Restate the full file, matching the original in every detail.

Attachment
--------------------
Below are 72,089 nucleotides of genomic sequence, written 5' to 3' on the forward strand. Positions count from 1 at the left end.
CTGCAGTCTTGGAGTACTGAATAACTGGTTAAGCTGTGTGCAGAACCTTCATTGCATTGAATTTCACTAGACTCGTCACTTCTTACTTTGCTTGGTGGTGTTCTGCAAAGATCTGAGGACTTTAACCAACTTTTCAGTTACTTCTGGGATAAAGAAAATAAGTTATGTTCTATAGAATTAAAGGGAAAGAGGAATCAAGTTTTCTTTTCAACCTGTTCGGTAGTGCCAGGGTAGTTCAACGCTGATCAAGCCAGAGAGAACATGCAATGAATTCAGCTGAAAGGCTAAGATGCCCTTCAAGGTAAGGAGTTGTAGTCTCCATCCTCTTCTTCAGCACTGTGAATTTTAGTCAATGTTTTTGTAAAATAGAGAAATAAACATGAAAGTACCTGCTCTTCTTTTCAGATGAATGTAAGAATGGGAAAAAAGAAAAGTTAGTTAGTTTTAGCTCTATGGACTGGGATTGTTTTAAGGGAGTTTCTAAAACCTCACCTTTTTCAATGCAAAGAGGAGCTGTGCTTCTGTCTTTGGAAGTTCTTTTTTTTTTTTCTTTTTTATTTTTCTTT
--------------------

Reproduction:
Below are 72,089 nucleotides of genomic sequence, written 5' to 3' on the forward strand. Positions count from 1 at the left end.
CTGCAGTCTTGGAGTACTGAATAACTGGTTAAGCTGTGTGCAGAACCTTCATTGCATTGAATTTCACTAGACTCGTCACTTCTTACTTTGCTTGGTGGTGTTCTGCAAAGATCTGAGGACTTTAACCAACTTTTCAGTTACTTCTGGGATAAAGAAAATAAGTTATGTTCTATAGAATTAAAGGGAAAGAGGAATCAAGTTTTCTTTTCAACCTGTTCGGTAGTGCCAGGGTAGTTCAACGCTGATCAAGCCAGAGAGAACATGCAATGAATTCAGCTGAAAGGCTAAGATGCCCTTCAAGGTAAGGAGTTGTAGTCTCCATCCTCTTCTTCAGCACTGTGAATTTTAGTCAATGTTTTTGTAAAATAGAGAAATAAACATGAAAGTACCTGCTCTTCTTTTCAGATGAATGTAAGAATGGGAAAAAAGAAAAGTTAGTTAGTTTTAGCTCTATGGACTGGGATTGTTTTAAGGGAGTTTCTAAAACCTCACCTTTTTCAATGCAAAGAGGAGCTGTGCTTCTGTCTTTGGAAGTTCTTTTTTTTTTTTCTTTTTTATTTTTCTTT